Good Day, Linda
Short sales and REO's are the latest target of scam artists. Many companies claim to have some special/expert knowledge, skill or unique way to access bank officials to negotiate for you successfully on a short sale or REO for a "moderate" fee. Do not waste your money on any of these snake oil salesmen.
REO properties in Bergen County normally go right into the MLS listed by companies specializing in them. You're bidding blind because these companies are "order takers" who only tell you if a home is available and to fax your offer to their office. That's it. They send your offer to the bank and wait for an answer. I advise my buyers to send in their best and highest and we keep looking at homes until we hear something.
I find this situation as frustrating as do you. It's certainly not my definition of how to market a home. Again, these are just order takers who funnel offers in to a bank. I personally do not consider any of these folks to be professional real estate agents.
Short sales are completely different. They are much more involved and take months of work and negotiating to get to closing. As for the CDPE course, it is excellent but not all agents who know how to do short sales need this. A lot of the program is teaching agents how to get into the distressed property business. Frankly, I haven't had the time to take it. It is definitely worthwhile and agents who have taken this multi day course are committed to this aspect of real estate. If you have any further questions, just let me know and I'll answers to you quickly.
No special agent is needed for either. However, both types of transactions are highly specialized deals. Agents that deal with these on a daily basis know what you should be looking for as a buyer and can explain the process to you based on their own experience.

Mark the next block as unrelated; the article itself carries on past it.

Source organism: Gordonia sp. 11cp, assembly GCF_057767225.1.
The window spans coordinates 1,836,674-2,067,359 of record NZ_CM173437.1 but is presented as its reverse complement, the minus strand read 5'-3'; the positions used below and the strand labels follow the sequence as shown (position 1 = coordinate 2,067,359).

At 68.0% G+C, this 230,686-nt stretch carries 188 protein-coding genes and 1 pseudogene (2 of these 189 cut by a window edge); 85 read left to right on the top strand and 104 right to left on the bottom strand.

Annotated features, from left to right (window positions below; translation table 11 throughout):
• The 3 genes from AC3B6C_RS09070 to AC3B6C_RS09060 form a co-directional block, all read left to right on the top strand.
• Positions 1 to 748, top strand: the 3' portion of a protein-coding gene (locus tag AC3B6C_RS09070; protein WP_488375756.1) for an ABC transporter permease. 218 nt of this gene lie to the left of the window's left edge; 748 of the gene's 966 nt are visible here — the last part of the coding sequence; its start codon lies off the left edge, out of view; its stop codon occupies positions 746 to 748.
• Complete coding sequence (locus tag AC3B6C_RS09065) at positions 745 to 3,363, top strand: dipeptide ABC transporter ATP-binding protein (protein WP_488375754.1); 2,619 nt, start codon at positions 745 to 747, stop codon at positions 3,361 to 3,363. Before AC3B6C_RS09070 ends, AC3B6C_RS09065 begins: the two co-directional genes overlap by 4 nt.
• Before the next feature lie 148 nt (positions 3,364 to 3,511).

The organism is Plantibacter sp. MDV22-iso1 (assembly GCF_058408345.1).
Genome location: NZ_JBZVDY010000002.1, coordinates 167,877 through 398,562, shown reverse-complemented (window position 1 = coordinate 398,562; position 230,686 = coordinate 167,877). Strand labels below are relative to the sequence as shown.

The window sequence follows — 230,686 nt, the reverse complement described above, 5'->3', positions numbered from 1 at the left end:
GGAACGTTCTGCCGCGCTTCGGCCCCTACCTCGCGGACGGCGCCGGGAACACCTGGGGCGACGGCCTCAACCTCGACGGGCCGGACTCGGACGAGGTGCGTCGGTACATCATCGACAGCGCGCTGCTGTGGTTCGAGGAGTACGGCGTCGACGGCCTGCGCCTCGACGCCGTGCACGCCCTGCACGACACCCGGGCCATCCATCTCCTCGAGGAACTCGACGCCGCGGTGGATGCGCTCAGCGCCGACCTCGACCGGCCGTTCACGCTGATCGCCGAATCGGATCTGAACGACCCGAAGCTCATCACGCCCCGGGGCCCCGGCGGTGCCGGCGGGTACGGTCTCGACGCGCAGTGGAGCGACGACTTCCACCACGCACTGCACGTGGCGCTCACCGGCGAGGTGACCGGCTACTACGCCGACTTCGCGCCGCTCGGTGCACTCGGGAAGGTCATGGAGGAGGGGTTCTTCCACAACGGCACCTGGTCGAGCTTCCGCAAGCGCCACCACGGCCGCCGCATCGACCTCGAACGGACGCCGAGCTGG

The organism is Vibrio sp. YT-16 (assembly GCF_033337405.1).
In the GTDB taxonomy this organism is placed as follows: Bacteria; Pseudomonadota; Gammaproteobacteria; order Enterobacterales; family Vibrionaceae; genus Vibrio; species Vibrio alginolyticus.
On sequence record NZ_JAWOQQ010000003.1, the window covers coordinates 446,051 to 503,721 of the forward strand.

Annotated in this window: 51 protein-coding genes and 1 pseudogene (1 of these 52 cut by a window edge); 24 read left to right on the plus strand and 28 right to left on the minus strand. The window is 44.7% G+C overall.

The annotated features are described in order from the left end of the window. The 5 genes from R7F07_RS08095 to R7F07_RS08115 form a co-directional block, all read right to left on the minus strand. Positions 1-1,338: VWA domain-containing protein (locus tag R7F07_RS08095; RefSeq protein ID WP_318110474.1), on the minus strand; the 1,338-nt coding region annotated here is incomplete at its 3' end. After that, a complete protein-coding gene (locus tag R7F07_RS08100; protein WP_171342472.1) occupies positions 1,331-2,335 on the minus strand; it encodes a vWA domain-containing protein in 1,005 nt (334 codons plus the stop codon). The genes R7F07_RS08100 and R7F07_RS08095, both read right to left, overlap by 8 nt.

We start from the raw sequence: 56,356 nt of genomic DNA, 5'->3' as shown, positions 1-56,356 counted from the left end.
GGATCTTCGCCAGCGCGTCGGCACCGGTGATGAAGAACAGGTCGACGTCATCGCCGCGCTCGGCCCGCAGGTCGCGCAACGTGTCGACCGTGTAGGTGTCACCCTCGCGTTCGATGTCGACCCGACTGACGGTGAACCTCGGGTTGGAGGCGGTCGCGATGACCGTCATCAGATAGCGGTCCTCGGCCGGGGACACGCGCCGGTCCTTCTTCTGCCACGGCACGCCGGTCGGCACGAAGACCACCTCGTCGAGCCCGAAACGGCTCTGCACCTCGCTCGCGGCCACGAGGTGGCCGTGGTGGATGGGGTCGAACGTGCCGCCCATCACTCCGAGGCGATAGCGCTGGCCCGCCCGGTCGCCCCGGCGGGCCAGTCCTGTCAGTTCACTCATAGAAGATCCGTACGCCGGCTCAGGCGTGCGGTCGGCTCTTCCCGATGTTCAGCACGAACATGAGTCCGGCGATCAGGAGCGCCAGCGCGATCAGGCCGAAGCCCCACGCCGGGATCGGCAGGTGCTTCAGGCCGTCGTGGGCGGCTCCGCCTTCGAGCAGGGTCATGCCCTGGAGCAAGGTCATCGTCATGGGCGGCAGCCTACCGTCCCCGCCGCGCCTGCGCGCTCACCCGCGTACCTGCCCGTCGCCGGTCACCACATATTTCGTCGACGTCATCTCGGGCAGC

REO agents are busy at the moment, but not to the tune of not responding at all. We don't sell the bank's properties that way. Feel free to contact me and I'll be happy to talk to you in-depth about both REO and short sale process. I would rather save you the disappointments and point you in the right direction with just a few simple tips and tricks.
Jacobus "Jack" Vollenberg
RE Appraiser - Vollenberg Appraisers
Asset Manager - ERA Statewide Realty
Cell (973) 590-0142
The reason I asked what state you were in is because I would love to help you. I just closed an REO on Friday wherein my buyer originally called me while I was on floor at my office. The first thing they said is, "I'm trying to look at a home, but no one will show it to me." It was a long an arduous process, but I made it as simple for them as possible and held their hand through every step of the way. All of the previous answers are exactly right. Don't go it alone. You need not only a buyer's agent, but someone who is experienced in REO and short sales to get you through closing. There is another site that would be helpful to you. It is CDPE.com and stands for Certified Distressed Property Expert. I am part of this network in addition to having my ABR designation. Agents whom have taken the time to educate themselves and have the experience to get the job done are what you need right now. I hope we've helped.
In any case, a good agent will be so important to the success of your seach and the successful outcome of your transaction - just no reason not to "employ" one. And remember, it is the owner/bank that pays the commission to both sides, so there is really no reason not to have the support and expertise that an experienced agent brings to the table.
Good luck and best,
Search and connect at http://www.feenick.com
Having represented buyers and sellers in the short sale process, and buyers of REO property, I know there are many problems that can crop up, so experience is key. The link above will give you realtors that have completed the National Association of REALTORS (NAR) buyers representation course, giving them an in depth knowledge of the process.
Keller Williams Atlantic Shore